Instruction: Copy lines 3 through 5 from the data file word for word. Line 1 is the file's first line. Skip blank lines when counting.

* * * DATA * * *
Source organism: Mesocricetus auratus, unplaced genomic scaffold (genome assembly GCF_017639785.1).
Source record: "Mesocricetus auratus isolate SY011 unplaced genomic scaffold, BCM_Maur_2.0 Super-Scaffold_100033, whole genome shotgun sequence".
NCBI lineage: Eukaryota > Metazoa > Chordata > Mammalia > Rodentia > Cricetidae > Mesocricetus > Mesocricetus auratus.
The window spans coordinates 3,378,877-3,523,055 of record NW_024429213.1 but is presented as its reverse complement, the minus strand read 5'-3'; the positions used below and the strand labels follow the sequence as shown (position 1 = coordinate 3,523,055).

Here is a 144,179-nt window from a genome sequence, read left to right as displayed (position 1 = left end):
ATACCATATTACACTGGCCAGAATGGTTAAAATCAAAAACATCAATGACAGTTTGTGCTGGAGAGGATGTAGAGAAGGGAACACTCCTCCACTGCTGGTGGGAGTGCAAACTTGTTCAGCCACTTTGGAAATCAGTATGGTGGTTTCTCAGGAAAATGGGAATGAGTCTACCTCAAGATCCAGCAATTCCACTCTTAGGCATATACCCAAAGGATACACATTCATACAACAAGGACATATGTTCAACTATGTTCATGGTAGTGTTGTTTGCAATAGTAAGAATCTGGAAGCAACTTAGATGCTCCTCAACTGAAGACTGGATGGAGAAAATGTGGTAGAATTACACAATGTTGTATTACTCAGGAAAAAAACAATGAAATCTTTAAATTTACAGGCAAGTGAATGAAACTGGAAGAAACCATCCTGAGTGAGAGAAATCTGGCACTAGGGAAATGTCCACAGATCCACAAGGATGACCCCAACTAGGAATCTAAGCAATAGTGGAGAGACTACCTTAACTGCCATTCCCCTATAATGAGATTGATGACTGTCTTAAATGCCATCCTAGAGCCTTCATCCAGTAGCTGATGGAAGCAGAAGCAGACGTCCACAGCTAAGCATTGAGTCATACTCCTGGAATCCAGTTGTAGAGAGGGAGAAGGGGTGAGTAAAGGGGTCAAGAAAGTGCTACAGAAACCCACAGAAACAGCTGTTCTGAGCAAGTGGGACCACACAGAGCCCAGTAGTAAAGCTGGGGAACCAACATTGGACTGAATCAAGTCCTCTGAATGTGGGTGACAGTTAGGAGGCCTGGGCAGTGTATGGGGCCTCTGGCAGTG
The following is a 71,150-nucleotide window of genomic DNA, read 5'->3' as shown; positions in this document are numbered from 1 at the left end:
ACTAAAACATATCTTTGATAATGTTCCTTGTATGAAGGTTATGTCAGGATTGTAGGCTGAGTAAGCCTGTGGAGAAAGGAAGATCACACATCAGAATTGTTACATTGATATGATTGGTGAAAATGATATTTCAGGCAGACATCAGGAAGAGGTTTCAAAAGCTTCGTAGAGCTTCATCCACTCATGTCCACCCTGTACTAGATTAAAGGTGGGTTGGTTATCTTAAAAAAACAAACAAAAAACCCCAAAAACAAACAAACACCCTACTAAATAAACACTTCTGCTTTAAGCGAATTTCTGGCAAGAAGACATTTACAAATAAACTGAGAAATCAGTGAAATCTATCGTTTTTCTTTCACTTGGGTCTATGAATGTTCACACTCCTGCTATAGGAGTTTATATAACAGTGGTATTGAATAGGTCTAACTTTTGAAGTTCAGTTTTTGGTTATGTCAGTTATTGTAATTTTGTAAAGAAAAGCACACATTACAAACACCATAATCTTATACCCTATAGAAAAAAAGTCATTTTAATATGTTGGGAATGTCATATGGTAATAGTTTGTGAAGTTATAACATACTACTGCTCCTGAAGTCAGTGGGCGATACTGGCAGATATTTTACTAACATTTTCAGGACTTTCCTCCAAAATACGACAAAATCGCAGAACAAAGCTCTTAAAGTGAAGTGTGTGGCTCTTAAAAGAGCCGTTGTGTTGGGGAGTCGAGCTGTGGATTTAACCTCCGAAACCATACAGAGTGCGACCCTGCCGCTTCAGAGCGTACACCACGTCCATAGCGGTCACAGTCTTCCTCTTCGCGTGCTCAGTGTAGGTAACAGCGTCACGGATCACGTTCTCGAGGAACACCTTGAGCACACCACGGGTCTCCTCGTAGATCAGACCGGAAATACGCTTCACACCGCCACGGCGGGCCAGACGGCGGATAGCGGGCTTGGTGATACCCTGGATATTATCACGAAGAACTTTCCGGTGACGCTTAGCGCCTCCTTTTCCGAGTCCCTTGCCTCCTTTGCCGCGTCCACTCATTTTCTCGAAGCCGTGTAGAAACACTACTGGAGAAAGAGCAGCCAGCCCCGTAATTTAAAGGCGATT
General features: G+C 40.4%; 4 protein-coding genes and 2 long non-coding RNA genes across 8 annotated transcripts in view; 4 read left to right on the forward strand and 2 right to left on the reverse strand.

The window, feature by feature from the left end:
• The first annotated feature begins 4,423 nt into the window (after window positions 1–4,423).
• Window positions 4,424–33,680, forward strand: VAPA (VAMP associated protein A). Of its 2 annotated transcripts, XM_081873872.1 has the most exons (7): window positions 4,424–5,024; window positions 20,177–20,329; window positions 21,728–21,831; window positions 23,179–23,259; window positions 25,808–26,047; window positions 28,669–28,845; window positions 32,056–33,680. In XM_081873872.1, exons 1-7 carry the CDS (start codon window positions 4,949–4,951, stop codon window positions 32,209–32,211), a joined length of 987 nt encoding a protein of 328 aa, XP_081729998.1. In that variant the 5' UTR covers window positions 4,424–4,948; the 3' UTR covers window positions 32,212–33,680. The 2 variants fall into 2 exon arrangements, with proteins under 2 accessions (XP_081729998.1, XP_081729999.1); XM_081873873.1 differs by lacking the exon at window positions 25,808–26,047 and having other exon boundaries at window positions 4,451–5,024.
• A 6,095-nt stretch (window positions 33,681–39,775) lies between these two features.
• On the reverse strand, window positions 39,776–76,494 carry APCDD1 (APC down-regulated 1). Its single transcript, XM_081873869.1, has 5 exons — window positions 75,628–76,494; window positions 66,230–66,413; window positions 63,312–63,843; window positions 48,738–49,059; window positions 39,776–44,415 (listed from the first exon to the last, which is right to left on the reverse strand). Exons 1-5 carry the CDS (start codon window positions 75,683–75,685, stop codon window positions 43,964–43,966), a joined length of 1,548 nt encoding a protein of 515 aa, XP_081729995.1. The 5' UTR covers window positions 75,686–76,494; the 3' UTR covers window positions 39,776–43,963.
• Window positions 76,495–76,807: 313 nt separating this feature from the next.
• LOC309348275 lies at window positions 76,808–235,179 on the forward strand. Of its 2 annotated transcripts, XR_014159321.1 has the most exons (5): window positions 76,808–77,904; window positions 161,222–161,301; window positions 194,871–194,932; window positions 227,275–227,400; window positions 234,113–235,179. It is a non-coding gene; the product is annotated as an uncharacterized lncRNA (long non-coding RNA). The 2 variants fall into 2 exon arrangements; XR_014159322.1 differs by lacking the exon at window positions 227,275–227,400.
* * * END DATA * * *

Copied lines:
NCBI lineage: Eukaryota > Metazoa > Chordata > Mammalia > Rodentia > Cricetidae > Mesocricetus > Mesocricetus auratus.
The window spans coordinates 3,378,877-3,523,055 of record NW_024429213.1 but is presented as its reverse complement, the minus strand read 5'-3'; the positions used below and the strand labels follow the sequence as shown (position 1 = coordinate 3,523,055).

Here is a 144,179-nt window from a genome sequence, read left to right as displayed (position 1 = left end):